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52 The main focus for future experiments on porous Si are to reproduce the square porou s Si structure shown in Figure 3.9(a) within the circular region, lower the doping of the grown films via an adjustment of the Si/C ratio, and to grow thicker films to permit more accurate LTPL assessment of the film quality with minimum influence of the i nterface region. More work completed is described in Chapter 4 along these lines. 3.4 3C SiC Growth on Porous 3C SiC Substrates The final set of novel samples studied during this thesis under APCVD conditions involved free standing 3C SiC substrates provided by Professor Choyke from the Hoya Corporation [32]. These novel substrates were made using two separate processes. First, thick (>200 m) 3C SiC was grown on undulant Si substrates which have been described in Chapter 2, section 2.3.2. After the growth was performed, the Si substrate was removed and the backside polished, leaving a free standing 3C SiC substrate which is yellow in color. The substrate was then etched in a solution of HF+HNO 3 to prepare it for epitaxial growth [32]. Figure 3.12 shows t he process flow developed by Hoya to produce free standing 3C SiC substrates.

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53 Figure 3 .12 Process developed by Hoya Corporation to produce free standing 3C SiC from 3C SiC grown on undulant Si substrates [33]. Image court esy of Dr. H. Nagasawa. The University of Pittsburgh received some of these samples from Hoya and provided both bulk and porous versions to our group for 3C SiC epitaxial growth studies. For the porous layers developed at Pittsburgh, anodization took pla ce to make the free standing 3C SiC porous. The free standing porous 3C SiC was then RCA cleaned and loaded into the CVD reactor on a SiC coated graphite susceptor. Since the goal was to grow a homo epitaxial film, there was no need for the etch and carb onization steps. Instead, the growth proceeded more along the lines of homo epitaxy of SiC [34]. A process flow for the growth is shown in Figure 3.13. After the sample was loaded into the reactor, hydrogen Si Substrate Si Substrate 3C SiC Layer ~ 200m Carbonized Layer Si Substrate 3C SiC Selective etching of Si substrate using HF+HNO 3 solution Si Substrate Carbonization of Si (001) for 5 min 3C SiC Layer Large diameter self standing 3C SiC substrate Step flow mode 3C SiC growth usi ng SiH 2 Cl 2 (Si Source). C 2 H 2 (C Source)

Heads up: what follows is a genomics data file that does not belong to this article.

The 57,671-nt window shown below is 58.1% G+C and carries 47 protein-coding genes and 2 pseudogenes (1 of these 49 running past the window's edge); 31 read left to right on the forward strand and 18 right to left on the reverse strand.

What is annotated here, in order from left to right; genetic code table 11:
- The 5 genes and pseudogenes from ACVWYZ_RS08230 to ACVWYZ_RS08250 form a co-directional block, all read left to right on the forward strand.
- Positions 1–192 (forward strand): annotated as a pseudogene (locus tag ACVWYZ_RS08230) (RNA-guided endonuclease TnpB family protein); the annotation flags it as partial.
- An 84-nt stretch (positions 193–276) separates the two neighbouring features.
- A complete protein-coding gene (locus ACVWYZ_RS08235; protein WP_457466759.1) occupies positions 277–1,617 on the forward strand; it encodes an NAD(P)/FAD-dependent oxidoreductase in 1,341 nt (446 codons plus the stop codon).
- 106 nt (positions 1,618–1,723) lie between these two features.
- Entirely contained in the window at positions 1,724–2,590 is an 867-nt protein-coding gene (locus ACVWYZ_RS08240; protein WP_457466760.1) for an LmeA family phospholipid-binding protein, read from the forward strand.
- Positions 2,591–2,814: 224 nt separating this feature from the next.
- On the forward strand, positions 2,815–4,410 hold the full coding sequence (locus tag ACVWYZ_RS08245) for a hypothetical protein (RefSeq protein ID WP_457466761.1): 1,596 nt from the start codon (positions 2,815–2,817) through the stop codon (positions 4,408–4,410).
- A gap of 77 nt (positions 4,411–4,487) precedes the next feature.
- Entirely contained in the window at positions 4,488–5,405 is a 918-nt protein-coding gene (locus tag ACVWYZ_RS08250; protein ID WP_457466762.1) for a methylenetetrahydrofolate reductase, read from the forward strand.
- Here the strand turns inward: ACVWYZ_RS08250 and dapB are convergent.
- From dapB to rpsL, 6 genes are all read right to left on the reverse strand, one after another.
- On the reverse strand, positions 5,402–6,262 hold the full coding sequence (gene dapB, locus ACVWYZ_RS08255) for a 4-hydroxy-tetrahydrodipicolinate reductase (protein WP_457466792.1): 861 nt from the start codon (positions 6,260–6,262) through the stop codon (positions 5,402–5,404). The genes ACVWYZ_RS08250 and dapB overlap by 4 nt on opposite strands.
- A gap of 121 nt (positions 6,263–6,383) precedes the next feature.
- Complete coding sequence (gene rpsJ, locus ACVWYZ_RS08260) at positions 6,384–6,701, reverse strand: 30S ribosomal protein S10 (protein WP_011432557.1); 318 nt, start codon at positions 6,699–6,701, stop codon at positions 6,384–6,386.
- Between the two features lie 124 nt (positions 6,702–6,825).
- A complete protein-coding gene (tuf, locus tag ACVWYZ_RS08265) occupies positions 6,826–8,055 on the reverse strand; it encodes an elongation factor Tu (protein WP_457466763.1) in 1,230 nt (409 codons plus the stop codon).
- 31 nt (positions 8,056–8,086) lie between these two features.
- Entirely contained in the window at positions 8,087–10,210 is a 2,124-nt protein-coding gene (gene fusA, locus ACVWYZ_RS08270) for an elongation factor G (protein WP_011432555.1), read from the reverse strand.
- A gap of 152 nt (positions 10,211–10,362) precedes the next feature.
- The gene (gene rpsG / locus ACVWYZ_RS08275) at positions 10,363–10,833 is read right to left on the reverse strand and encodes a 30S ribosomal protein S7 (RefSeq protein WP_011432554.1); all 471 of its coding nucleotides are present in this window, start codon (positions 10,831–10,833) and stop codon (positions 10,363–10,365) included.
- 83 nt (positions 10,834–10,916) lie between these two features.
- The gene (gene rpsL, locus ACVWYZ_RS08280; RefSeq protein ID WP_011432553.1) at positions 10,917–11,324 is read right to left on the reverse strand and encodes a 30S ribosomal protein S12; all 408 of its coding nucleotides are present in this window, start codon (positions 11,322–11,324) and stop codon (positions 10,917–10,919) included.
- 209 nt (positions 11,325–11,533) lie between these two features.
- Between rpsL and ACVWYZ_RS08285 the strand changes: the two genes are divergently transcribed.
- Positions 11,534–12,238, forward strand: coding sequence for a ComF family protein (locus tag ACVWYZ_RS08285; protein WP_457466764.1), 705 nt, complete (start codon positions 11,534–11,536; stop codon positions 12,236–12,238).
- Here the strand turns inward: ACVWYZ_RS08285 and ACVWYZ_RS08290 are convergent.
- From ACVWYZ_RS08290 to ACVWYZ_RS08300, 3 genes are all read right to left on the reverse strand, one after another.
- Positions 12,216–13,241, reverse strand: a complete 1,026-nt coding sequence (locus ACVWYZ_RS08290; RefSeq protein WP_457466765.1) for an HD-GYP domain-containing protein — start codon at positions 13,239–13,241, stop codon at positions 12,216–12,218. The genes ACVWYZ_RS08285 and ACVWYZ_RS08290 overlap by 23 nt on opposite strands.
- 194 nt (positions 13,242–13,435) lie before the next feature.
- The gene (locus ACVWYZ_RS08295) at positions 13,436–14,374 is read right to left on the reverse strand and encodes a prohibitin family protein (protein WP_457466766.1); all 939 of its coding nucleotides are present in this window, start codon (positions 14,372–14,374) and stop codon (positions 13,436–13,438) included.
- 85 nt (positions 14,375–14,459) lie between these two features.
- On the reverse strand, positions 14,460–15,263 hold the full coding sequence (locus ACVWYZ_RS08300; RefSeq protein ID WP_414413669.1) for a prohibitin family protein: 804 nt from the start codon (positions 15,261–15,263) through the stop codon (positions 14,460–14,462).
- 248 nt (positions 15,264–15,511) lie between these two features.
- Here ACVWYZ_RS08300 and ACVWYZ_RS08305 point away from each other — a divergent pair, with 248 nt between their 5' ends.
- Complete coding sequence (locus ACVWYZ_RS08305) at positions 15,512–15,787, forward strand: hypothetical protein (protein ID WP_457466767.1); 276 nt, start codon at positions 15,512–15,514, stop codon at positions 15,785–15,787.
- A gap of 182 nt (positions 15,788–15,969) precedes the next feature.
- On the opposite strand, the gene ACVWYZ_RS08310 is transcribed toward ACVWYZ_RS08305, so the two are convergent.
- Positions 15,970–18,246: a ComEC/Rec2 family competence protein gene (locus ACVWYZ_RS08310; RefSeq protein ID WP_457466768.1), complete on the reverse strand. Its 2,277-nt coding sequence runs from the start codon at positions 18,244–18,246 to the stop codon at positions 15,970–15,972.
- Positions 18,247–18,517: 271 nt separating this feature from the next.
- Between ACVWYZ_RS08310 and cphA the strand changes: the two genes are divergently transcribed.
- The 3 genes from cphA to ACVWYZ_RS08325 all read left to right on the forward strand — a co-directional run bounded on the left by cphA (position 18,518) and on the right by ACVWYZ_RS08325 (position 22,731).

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54 and propane flows of of 4.5 slm and 20 sccm (3 % in hydrogen), respectively, were initiated. The temperature was ramped until the growth temperature of 1350C was achieved. After 1.5 minutes at the growth temperature, silane was introduced at a flow rate of 20 sccm (3% in hydrogen). Growth occurred for 5 hours at which time an Ar purge was started and the rf heating turned off. Figure 3.13 Process flow developed for growth of 3C SiC on free standing porous 3C SiC. The flow rates during growth are as follows: H 2 : 4.5 s lm, C 3 H 8 : 20 sccm, SiH 4 : 20 sccm. The samples were examined under the SEM to determine the morphology of the resulting epi film. Figure 3.14 presents a SEM micrograph of 3C SiC grown on free standing porous 3C SiC. Part (a) of the micrographs shows a p lan view image where the center portion may be a portion of the porous substrate where either film growth did not occur, or it may be a polycrystalline film in nature. Part (b) of the figure is the same image, only with a sample tilt to give a better view of the film depth. Note that the film surrounding the center appears to be of reasonable morphology. Growth Ar Purge T (C) t (minutes) 1350 1.5 300 Ramp Up